World Cup's Craziest Moments: Beauty and Brawls

Stephen Brennan, a Brit, teacher, and soccer fanatic, will tell the World Cup's craziest moments over the next few days. This is the sixth installment. Read the others here.

The Battle of Santiago, Chile versus Italy, First Round 1962

The so called "Battle of Santiago" in the '62 tournament was, according to one sports announcer at the time, "the most stupid, appalling, disgusting, and disgraceful exhibition of football possibly in the history of the game." Watching it now, it often resembles football of the gridiron kind, rather than the supposedly "beautiful" form the rest of the world enjoys. This was less a football match, more a diplomatic incident.

Apparently Italian journalists had made some less-than-complimentary comments about Chilean women and the Chilean capital, Santiago, before the game. However, it's unlikely anyone expected the thuggery that quickly characterized what went on in the match.

Indeed, it's amazing that only two sendings off were dished out by English referee Ken Aston. Kung-fu kicks to the head, left hooks exchanged, brawling that continued after the final whistle. Chile eventually won 2 -0, but it was a victory overshadowed by the behavior of players from both sides. Aston would later comment, "I wasn't reffing a football match; I was acting as an umpire in military maneuvers." Interestingly, Aston would later invent the red and yellow card, his experiences in Santiago no doubt serving him well.

The First Cruyff Turn, Netherlands versus Sweden, First Round 1974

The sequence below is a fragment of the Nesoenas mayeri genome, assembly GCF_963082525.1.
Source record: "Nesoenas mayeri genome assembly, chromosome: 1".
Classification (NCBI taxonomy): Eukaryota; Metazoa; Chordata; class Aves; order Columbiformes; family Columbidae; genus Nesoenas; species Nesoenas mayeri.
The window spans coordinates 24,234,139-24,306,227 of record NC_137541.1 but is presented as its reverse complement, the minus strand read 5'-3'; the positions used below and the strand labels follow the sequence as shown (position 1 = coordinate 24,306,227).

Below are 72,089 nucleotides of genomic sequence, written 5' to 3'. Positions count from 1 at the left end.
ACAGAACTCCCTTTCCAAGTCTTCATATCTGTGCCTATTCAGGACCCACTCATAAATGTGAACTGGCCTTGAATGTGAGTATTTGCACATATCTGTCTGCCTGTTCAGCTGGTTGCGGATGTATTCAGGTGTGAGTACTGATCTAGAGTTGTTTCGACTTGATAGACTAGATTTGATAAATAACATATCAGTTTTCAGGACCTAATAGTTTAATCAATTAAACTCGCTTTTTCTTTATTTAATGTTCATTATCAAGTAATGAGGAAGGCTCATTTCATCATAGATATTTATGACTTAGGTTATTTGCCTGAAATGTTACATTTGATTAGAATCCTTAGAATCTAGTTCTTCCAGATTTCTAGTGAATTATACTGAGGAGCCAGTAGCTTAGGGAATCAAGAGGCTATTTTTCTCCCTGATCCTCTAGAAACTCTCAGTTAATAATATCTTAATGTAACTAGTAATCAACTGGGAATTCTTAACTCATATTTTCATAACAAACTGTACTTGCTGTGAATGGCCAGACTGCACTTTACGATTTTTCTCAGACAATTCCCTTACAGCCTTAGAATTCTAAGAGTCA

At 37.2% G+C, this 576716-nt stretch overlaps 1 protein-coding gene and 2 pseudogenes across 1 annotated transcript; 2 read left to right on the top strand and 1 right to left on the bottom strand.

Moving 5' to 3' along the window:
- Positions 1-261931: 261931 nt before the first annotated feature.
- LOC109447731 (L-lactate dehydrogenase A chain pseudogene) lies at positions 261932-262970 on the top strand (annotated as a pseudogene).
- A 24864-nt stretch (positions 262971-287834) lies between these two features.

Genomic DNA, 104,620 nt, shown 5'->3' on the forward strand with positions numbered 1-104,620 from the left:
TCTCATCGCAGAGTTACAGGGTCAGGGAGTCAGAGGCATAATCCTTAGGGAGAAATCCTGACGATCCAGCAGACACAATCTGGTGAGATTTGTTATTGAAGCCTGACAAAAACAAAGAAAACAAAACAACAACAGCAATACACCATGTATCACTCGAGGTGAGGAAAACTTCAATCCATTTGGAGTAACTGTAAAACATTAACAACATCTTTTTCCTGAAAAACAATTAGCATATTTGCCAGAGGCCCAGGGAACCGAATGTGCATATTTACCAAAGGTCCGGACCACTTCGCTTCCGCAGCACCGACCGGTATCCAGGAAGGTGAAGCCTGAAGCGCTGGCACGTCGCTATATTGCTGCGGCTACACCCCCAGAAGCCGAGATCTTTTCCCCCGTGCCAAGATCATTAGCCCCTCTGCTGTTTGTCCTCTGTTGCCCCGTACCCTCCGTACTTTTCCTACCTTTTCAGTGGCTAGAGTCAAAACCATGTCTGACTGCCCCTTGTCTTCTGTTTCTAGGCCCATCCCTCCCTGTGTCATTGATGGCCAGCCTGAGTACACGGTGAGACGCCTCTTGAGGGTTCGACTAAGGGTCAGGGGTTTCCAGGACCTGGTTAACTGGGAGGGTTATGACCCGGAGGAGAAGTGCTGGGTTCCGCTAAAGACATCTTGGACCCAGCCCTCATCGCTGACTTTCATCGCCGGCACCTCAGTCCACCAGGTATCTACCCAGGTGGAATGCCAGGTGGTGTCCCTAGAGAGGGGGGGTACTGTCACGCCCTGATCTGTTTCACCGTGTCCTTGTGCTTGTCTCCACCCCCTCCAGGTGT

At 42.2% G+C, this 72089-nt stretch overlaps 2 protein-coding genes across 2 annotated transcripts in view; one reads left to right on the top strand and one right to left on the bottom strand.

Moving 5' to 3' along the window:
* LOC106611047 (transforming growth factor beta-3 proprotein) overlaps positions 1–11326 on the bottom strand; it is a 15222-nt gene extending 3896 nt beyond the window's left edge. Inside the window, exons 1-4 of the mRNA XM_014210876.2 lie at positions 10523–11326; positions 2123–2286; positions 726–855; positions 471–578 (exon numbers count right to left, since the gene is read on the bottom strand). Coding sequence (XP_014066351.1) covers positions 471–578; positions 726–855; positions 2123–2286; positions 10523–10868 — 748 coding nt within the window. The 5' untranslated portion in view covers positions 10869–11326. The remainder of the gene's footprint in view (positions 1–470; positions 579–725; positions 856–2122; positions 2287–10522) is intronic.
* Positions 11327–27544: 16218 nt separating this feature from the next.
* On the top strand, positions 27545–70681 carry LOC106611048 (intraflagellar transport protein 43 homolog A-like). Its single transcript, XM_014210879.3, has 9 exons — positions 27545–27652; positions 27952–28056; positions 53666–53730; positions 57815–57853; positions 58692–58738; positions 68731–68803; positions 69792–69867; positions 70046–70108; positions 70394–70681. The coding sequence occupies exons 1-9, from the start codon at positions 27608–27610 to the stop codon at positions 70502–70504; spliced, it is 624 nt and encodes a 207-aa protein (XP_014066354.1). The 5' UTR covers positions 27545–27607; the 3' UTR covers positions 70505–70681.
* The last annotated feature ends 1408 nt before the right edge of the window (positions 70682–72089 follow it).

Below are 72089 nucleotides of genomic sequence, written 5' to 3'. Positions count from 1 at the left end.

The Dutch in 1974 were perhaps the coolest World Cup side of all time. The Netherlands played something known as "Totaalvoetbal," or "Total Football," where any outfield player could take over the role of any other player in a team. A player could be as dainty as a Dutch tulip and as ironclad as a Rotterdam container ship.

The star of this team was attacking midfielder Johan Cruyff. Blessed with the cheekbones and flowing locks of an early '70s rock star, even in full sprint it appeared that Cruyff swaggered toward goal. He wore love beads when he played and had a habit of donning a shirt with only two black stripes along the sleeves, as opposed to Adidas' usual design that had three, worn by all the other Dutch players. (Cruyff had a sponsorship deal with Puma, you see.)

Poor Swedish defender Jan Olsson was the first to be left bewildered by a move that became known as "the Cruyf Turn" in international football. Feigning to cross before rolling the ball under him with his right foot, Cruyff left his opponent flat-footed and was able to play a ball into the penalty area. Like a great song, it has often been covered but rarely bettered.

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Steve Brennan